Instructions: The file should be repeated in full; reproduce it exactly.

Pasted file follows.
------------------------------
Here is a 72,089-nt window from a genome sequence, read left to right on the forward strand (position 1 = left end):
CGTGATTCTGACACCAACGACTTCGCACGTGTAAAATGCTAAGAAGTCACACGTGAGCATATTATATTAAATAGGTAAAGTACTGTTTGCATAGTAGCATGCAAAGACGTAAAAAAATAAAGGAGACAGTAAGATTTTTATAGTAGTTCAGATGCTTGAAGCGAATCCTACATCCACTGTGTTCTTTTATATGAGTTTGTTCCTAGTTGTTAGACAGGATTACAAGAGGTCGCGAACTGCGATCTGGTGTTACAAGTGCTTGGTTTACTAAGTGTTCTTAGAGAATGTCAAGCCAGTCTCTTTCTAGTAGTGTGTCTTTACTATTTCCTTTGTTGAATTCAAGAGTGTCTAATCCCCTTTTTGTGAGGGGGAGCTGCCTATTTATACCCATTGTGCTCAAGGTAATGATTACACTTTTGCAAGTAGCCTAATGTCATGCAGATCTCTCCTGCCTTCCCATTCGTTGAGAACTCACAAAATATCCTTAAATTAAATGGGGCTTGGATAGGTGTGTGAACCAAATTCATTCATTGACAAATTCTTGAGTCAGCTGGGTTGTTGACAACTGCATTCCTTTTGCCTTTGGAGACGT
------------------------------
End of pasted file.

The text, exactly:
Here is a 72,089-nt window from a genome sequence, read left to right on the forward strand (position 1 = left end):
CGTGATTCTGACACCAACGACTTCGCACGTGTAAAATGCTAAGAAGTCACACGTGAGCATATTATATTAAATAGGTAAAGTACTGTTTGCATAGTAGCATGCAAAGACGTAAAAAAATAAAGGAGACAGTAAGATTTTTATAGTAGTTCAGATGCTTGAAGCGAATCCTACATCCACTGTGTTCTTTTATATGAGTTTGTTCCTAGTTGTTAGACAGGATTACAAGAGGTCGCGAACTGCGATCTGGTGTTACAAGTGCTTGGTTTACTAAGTGTTCTTAGAGAATGTCAAGCCAGTCTCTTTCTAGTAGTGTGTCTTTACTATTTCCTTTGTTGAATTCAAGAGTGTCTAATCCCCTTTTTGTGAGGGGGAGCTGCCTATTTATACCCATTGTGCTCAAGGTAATGATTACACTTTTGCAAGTAGCCTAATGTCATGCAGATCTCTCCTGCCTTCCCATTCGTTGAGAACTCACAAAATATCCTTAAATTAAATGGGGCTTGGATAGGTGTGTGAACCAAATTCATTCATTGACAAATTCTTGAGTCAGCTGGGTTGTTGACAACTGCATTCCTTTTGCCTTTGGAGACGT